The City of Toronto continues to respond to COVID-19. This weekend, to stop the spread of COVID-19, protect the healthcare system and save lives, it remains imperative for all people to comply with provincial orders, City bylaws and public health guidance.
Toronto remains in the Grey – Lockdown Zone of the provincial COVID-19 response framework. Today, the Province of Ontario announced outdoor dining will be permitted in areas in the Grey – Lockdown Zone as of 12:01 a.m. Saturday, March 20, subject to physical distancing rules and a number of other public health and workplace safety measures.
The Province is limiting tables for outdoor dining in the Grey Zone to members of the same household with exemptions for patrons who live alone and caregivers.
Provincial officials committed Friday to continuing to work with local medical officers of health in areas in the Grey Zone to determine what targeted adjustments to public health measures may be made to allow for some outdoor activities where the risk of transmission is minimized.
Toronto Public Health and the City have been working with the Province to arrive at a public health policy solution within the Grey Zone that manages the spread of COVID-and addresses the mental wellness of Toronto residents. Earlier this week, Toronto’s Medical Officer of Health Dr. Eileen de Villa asked Chief Medical Officer of Health Dr. David Williams for a unique approach that recognizes that activities that take place outdoors, such as outdoor dining, are associated with a lower risk of COVID-19 transmission.
The request for this cautious approach balances the impact of the pandemic on the community with the current limited vaccine supply, the emergence of variants of concern and improving weather conditions that will permit more effective use of outdoor space. Dr. de Villa requested increased vaccine supply for Toronto. Toronto has had, and continues to have, amongst the highest levels of COVID-19 activity in the province. Making more vaccine available to the City should help manage risk for all of Ontario.
Since the start of the pandemic there have been a total of 104,911 cases of COVID-19 in the city, an increase of 644 new cases today. There are 251 people hospitalized. To date, there have been 2,743 COVID-19 deaths in Toronto. In total, 97,457 people have recovered. Case status data can be found on the Toronto Public Health’s reporting dashboard.
As Toronto awaits the rollout of mass immunization, the City continues to urge all residents to stay home as much as possible to help stop the spread of COVID-19. Please review the City’s simple “Dos” and “Don’ts” guide for recommended and mandatory public health measures under provincial regulations and City bylaws.
“I want to thank the Province for listening to our public health officials and approving modifications to the Grey Zone starting with outdoor dining this weekend. We are working to move ahead cautiously, based on the public health advice, while still keeping our guard up and doing everything we can to get people vaccinated.”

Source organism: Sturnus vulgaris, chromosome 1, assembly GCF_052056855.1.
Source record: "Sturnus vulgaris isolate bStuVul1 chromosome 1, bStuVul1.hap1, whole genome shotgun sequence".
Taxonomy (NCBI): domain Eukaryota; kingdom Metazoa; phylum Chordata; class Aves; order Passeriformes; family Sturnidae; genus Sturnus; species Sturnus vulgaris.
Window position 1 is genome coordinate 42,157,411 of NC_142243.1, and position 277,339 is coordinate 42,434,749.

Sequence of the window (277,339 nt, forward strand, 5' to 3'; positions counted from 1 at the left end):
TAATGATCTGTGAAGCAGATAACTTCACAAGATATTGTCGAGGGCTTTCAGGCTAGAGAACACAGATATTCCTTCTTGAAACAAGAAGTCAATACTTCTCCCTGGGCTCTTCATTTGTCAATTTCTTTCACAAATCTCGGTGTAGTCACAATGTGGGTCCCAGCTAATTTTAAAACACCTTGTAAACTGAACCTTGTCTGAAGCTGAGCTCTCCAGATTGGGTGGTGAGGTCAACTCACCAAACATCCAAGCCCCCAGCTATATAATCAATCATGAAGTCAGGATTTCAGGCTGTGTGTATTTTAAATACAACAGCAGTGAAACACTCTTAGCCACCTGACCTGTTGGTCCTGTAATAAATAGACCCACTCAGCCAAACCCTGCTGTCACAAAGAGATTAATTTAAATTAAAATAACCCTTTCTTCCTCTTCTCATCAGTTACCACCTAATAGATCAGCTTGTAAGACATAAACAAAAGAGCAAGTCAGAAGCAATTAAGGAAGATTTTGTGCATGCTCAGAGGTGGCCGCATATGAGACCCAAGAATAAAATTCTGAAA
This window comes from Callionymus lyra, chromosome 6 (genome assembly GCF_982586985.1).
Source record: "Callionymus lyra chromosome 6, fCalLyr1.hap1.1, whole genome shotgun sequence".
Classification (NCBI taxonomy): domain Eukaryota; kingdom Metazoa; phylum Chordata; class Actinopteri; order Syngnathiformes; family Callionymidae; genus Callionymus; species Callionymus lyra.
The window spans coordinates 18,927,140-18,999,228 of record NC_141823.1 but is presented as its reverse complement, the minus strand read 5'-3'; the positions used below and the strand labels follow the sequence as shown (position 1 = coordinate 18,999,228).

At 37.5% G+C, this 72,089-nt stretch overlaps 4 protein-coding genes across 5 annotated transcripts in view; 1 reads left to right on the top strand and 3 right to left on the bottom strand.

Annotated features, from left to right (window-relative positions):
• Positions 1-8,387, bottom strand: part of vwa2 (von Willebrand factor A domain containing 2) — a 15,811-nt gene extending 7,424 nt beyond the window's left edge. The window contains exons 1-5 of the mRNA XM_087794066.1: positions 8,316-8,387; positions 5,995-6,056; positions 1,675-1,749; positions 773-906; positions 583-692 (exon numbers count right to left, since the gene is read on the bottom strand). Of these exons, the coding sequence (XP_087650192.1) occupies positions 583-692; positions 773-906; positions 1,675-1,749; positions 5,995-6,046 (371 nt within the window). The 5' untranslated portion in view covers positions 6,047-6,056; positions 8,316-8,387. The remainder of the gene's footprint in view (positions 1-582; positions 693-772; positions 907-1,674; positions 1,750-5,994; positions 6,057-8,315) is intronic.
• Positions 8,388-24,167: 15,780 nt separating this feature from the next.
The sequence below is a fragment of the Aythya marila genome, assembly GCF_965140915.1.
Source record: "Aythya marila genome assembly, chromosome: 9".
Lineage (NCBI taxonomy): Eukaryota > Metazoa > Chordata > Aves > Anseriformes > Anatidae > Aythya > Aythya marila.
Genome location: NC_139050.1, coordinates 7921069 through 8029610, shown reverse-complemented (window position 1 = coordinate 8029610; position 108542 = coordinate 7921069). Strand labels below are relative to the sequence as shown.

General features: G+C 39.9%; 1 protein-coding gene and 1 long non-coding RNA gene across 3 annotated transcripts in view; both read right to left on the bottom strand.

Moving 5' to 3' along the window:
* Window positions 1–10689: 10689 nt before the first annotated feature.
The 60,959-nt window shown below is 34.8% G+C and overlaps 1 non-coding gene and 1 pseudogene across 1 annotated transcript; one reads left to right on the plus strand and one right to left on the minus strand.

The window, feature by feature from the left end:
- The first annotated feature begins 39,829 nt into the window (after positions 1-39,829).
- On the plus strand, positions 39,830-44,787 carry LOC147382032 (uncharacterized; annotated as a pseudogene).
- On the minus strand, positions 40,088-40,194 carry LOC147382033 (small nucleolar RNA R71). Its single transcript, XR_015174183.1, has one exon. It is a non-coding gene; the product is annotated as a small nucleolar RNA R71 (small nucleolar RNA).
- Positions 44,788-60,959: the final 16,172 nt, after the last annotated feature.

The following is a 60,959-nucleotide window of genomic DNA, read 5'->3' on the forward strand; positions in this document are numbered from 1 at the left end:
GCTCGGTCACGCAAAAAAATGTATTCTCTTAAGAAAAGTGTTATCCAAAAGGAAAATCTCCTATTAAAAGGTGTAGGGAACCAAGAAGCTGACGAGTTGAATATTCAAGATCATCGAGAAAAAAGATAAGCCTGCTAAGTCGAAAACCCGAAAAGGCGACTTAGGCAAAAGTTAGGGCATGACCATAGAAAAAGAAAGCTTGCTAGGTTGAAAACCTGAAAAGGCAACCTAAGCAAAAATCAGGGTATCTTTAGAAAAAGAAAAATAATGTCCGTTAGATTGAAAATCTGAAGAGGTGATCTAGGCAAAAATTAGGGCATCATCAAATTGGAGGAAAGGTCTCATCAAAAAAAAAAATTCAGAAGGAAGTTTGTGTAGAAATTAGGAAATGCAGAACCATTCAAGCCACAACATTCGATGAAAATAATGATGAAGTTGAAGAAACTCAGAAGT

– Mayor John Tory
“Given that we are seeing an increase in our case counts and in variants of concern, this cautious approach recognizes the lower risk of transmission in outdoor spaces while supporting the mental health and well-being. Modest steps forward in the realm of outdoor activity are a good proving ground at this time.”
– Dr. Eileen de Villa, Medical Officer of Health
“Right now, while we work to expedite the roll out of COVID-19 vaccines, we must not let our guard down. Variants of concern are continuing to spread in our city, and we have to remain cautious. At the same time, we know that effective public health measures meet residents where they are at, and that people want to be outdoors increasingly as the weather warms up. That means carefully exploring how we can facilitate safer outdoor activities, that still include strong health protections for Torontonians.”
– Councillor Joe Cressy (Spadina-Fort York), Chair of the Board of Health
Toronto is home to more than 2.9 million people whose diversity and experiences make this great city Canada’s leading economic engine and one of the world’s most diverse and livable cities. As the fourth largest city in North America, Toronto is a global leader in technology, finance, film, music, culture and innovation, and consistently places at the top of international rankings due to investments championed by its government, residents and businesses. For more information visit the City’s website or follow us on Twitter, Instagram or Facebook.